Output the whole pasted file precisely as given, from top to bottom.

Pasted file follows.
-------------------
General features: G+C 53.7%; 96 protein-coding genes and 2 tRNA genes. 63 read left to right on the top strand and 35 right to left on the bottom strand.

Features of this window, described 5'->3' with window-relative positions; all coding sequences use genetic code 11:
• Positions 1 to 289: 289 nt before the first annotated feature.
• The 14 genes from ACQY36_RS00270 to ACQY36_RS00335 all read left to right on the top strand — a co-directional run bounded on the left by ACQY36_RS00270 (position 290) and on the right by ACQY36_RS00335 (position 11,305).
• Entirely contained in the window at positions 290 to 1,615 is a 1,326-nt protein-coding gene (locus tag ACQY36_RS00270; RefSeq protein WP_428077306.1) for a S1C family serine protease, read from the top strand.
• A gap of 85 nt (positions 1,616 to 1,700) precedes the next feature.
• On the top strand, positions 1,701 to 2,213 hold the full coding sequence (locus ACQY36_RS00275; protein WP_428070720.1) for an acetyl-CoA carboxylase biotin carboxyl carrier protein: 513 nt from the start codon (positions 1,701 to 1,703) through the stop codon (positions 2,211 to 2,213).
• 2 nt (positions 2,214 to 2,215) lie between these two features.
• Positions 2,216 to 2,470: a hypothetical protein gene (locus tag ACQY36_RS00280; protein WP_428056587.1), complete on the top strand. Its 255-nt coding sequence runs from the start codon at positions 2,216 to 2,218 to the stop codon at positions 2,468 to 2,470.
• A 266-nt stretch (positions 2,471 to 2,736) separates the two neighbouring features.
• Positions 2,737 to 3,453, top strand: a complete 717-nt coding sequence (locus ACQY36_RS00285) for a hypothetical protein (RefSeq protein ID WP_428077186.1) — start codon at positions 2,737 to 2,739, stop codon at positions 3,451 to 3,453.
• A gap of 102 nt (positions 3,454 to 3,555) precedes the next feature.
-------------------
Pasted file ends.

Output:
General features: G+C 53.7%; 96 protein-coding genes and 2 tRNA genes. 63 read left to right on the top strand and 35 right to left on the bottom strand.

Features of this window, described 5'->3' with window-relative positions; all coding sequences use genetic code 11:
• Positions 1 to 289: 289 nt before the first annotated feature.
• The 14 genes from ACQY36_RS00270 to ACQY36_RS00335 all read left to right on the top strand — a co-directional run bounded on the left by ACQY36_RS00270 (position 290) and on the right by ACQY36_RS00335 (position 11,305).
• Entirely contained in the window at positions 290 to 1,615 is a 1,326-nt protein-coding gene (locus tag ACQY36_RS00270; RefSeq protein WP_428077306.1) for a S1C family serine protease, read from the top strand.
• A gap of 85 nt (positions 1,616 to 1,700) precedes the next feature.
• On the top strand, positions 1,701 to 2,213 hold the full coding sequence (locus ACQY36_RS00275; protein WP_428070720.1) for an acetyl-CoA carboxylase biotin carboxyl carrier protein: 513 nt from the start codon (positions 1,701 to 1,703) through the stop codon (positions 2,211 to 2,213).
• 2 nt (positions 2,214 to 2,215) lie between these two features.
• Positions 2,216 to 2,470: a hypothetical protein gene (locus tag ACQY36_RS00280; protein WP_428056587.1), complete on the top strand. Its 255-nt coding sequence runs from the start codon at positions 2,216 to 2,218 to the stop codon at positions 2,468 to 2,470.
• A 266-nt stretch (positions 2,471 to 2,736) separates the two neighbouring features.
• Positions 2,737 to 3,453, top strand: a complete 717-nt coding sequence (locus ACQY36_RS00285) for a hypothetical protein (RefSeq protein ID WP_428077186.1) — start codon at positions 2,737 to 2,739, stop codon at positions 3,451 to 3,453.
• A gap of 102 nt (positions 3,454 to 3,555) precedes the next feature.